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From |
Richard Goldstein <richgold@ix.netcom.com> |

To |
statalist@hsphsun2.harvard.edu |

Subject |
Re: st: mlogit estimation p-value problem |

Date |
Tue, 11 Jun 2013 09:05:13 -0400 |

in addition to Richard's point, there are models for ordinal data that do not make the proportional odds assumption; Stata includes one (officially) called -slogit-; in addition, one could use either continuation ratio or adjacent category models (see, e.g., Ananth, CV and Kleinbaum, DG (1997), "Regression models for ordinal responses: a review of methods and applications", _International Journal of Epidemiology_, 26 (6): 1323-1333 or Fullerton, AS (2009), "A conceptual framework for ordered logistic mdoels," _Sociological Methods & Research_, 38 (2): 306-347 Rich On 6/11/13 9:47 AM, Richard Williams wrote: > At 06:54 AM 6/11/2013, Andreas Chouliaras wrote: >> Dear All, >> >> I will try to address David's questions: >> >> First of all, why am I not using an ordered logit? Well, I believe >> that in an ordered logit, the odds of getting a value for the count >> equal to 5, instead of 4, are equivalent to the odds of observing 3 >> instead of 2. With such a constraint the estimates will be less less >> efficient if the odds are not proportional. And I don't think I have a >> strong reason why the odds should be proportional in my study. > > You can always test whether the proportional odds assumption is met. If > some variables meet the assumption while others do not, a partial > proportional odds model could be estimated with the user-written > -gologit2-. mlogit models aren't very parsimonious so personally I'd > rather see if some sort of ordinal model is viable. > > >> I have a total of 8 groups (bcE, bcW, bcP, bcC, tcE, tcW, tcP, tcC). >> The total observations are 1877. The groups starting with b (bcE, bcW, >> bcP, bcC) are examined separately than the groups starting with t >> (tcE, tcW, tcP, tcC). More specifically, my primary interest is to see >> the interactions of bcP with the other groups starting from b (bcE, >> bcW, bcC), and the same for tcP for groups starting with "t" (tcE, >> tcW, tcC). Thus, I use bcP as an independent variable in 3 different >> cases: bcE as the dependent, bcW as the dependent, bcC as the >> dependent. Also, I use tcP as an independent variable in 3 cases: tcE >> as the dependent, tcW as the dependent, tcC as the dependent. >> >> Thus, I am primarily interested in the results of 6 multinomial logit >> models: >> >> A: For the "b" groups >> 1) mlogit bcE vE eRE iRE bE bcP >> 2) mlogit bcW vW eRW iRW bW bcP >> 3) mlogit bcC vC eRC iRC bC bcP >> >> B: For the "t" groups >> 4) mlogit tcE vE eRE iRE bE tcP >> 5) mlogit tcW vW eRW iRW bW tcP >> 6) mlogit tcC vC eRC iRC bC tcP >> >> For these 6 models, I believe there is >> a problem for the results of model 2, outcome 5. >> >> Now, regarding the observations of outcome 5: >> >> bcW has 4 observations for outcome 5, tcW has 3 observations for >> outcome 5. I am putting the numbers of observations for outcome 5 for >> the other groups >> >> bcE : 18 tcE : 11 >> bcP : 17 tcP : 12 >> bcC : 41 tcC : 31 >> >> So for the problematic case of model 2, the dependent variable (bcW) >> has 4 observations for outcome 5, while bcP has 17. Maybe the problem >> is that bcW has only 4 observations as you mentioned. But on the other >> hand tcW has only 3 observations for outcome 5 as well. >> >> Furthermore, when I drop the bcP from model 2, the coefficients are >> significant for 4 of the other 5 variables. >> >> How do you think I should deal with these issues? >> >> >> On Mon, Jun 10, 2013 at 12:14 PM, David Hoaglin <dchoaglin@gmail.com> >> wrote: >> > Dear Andreas, >> > >> > It is difficult to give good suggestions without seeing your Stata >> > commands and output. >> > >> > I am puzzled by your analysis. If the dependent variable is actually >> > a count (which can take values of 0 through 5), that would make the >> > six outcome categories ordered. A multinomial logistic regression >> > treats the outcome categories as unordered. You could consider an >> > ordinal logistic regression, but that would not use the equal spacing >> > of the count. >> > >> > You did not mention the number of groups or the total number of >> > observations. Perhaps the outcome of 5 has too few observations. >> > >> > David Hoaglin >> > >> > On Mon, Jun 10, 2013 at 4:42 AM, Andreas Chouliaras >> <adhoul@gmail.com> wrote: >> >> Dear all, >> >> >> >> I estimate an mlogit for a discrete dependent variable that takes the >> >> values 0 to 5 (count variable). I have different groups thus I have >> >> different count variables for each group. At a later point I want to >> >> see whether there is some relationship between the dependent variables >> >> of the different groups, and I use the count variable of one group as >> >> an independent variable for another group. But this causes the >> >> following problem: for outcome 5, all coefficients are insignificant. >> >> If I remove the count variable, most of the coefficients are >> >> significant, so I guess there must be something wrong with the >> >> inclusion of the count variable. My initial guess was >> >> multicollinearity, but using the "collin" command I don't get any very >> >> high VIFs. Any idea what might be the reason? >> >> -- >> Andreas > ------------------------------------------- > Richard Williams, Notre Dame Dept of Sociology > OFFICE: (574)631-6668, (574)631-6463 > HOME: (574)289-5227 > EMAIL: Richard.A.Williams.5@ND.Edu > WWW: http://www.nd.edu/~rwilliam * * For searches and help try: * http://www.stata.com/help.cgi?search * http://www.stata.com/support/faqs/resources/statalist-faq/ * http://www.ats.ucla.edu/stat/stata/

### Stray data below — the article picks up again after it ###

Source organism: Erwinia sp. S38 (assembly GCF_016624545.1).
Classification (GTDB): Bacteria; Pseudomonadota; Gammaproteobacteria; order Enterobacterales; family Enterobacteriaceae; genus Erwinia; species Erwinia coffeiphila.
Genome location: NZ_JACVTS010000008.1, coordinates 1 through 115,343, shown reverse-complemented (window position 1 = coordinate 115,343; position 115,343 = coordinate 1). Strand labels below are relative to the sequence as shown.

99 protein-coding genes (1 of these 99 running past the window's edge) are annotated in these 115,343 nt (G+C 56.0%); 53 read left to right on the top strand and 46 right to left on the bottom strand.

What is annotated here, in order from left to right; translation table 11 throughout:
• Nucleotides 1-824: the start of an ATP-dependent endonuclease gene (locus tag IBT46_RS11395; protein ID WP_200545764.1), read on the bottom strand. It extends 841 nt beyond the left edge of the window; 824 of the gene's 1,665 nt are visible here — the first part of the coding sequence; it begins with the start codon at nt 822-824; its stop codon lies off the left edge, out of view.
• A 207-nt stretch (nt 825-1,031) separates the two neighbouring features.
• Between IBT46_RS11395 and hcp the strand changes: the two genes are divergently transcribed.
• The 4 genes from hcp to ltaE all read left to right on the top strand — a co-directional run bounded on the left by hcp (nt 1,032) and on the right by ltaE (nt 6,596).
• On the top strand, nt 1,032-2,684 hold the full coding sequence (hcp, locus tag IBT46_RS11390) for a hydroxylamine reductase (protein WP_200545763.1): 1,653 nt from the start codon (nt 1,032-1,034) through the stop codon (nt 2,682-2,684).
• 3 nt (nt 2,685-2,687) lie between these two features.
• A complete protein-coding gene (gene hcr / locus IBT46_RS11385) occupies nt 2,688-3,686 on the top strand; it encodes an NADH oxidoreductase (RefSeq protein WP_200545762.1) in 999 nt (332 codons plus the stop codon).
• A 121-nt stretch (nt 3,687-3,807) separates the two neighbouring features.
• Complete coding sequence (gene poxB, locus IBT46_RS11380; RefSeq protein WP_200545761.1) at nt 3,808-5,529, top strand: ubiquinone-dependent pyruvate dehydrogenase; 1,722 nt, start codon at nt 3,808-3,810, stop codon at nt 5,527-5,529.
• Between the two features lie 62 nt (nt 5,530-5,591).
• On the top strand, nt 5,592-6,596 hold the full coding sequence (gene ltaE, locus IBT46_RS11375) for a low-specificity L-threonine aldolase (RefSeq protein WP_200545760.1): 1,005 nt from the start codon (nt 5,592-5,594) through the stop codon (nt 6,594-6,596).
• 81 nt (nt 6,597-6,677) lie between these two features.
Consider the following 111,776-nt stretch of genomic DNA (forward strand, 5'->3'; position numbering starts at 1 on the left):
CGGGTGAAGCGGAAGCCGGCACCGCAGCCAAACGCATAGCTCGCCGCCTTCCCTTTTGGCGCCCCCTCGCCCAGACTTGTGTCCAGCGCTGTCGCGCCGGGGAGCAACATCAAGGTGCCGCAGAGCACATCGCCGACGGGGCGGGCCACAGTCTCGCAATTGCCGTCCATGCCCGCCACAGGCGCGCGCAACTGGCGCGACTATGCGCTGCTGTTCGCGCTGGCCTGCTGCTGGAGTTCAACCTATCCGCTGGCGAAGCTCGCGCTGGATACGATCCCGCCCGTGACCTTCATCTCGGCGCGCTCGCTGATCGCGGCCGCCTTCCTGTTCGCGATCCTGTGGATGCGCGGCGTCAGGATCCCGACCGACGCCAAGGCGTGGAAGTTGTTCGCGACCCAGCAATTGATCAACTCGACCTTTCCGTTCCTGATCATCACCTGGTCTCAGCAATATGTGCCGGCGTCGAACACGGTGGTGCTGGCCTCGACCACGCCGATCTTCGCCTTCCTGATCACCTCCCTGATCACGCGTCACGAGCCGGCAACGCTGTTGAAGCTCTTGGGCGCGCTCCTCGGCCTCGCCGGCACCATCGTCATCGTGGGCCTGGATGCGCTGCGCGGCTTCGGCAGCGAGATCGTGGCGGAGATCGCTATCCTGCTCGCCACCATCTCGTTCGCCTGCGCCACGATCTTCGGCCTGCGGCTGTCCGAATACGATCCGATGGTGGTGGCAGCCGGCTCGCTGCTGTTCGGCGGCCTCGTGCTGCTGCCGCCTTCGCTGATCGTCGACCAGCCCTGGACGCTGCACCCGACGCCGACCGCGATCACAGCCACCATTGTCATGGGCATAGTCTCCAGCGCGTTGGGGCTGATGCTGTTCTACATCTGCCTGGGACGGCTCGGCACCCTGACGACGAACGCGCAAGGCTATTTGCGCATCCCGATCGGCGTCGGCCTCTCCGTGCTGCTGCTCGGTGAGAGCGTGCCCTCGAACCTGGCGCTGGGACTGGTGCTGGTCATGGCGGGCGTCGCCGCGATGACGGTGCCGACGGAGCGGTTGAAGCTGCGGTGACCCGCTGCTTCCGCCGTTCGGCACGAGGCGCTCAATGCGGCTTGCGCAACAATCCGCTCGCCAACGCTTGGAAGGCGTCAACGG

**References**:**st: mlogit estimation p-value problem***From:*Andreas Chouliaras <adhoul@gmail.com>

**Re: st: mlogit estimation p-value problem***From:*David Hoaglin <dchoaglin@gmail.com>

**Re: st: mlogit estimation p-value problem***From:*Andreas Chouliaras <adhoul@gmail.com>

**Re: st: mlogit estimation p-value problem***From:*Richard Williams <richardwilliams.ndu@gmail.com>